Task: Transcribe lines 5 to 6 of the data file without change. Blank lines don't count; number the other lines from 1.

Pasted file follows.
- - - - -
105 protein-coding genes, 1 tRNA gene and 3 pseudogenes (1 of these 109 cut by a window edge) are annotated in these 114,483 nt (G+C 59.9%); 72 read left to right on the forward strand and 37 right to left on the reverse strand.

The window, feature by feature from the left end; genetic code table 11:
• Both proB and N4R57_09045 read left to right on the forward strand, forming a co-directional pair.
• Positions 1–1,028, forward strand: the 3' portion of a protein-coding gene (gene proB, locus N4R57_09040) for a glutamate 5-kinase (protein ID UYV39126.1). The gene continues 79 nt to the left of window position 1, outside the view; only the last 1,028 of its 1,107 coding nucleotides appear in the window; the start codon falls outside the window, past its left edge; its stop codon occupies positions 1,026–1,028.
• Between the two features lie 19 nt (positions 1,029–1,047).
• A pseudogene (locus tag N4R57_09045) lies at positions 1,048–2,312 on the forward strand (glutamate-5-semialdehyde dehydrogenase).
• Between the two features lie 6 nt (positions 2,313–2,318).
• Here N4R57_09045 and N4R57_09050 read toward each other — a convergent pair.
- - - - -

• Between the two features lie 19 nt (positions 1,029–1,047).
• A pseudogene (locus tag N4R57_09045) lies at positions 1,048–2,312 on the forward strand (glutamate-5-semialdehyde dehydrogenase).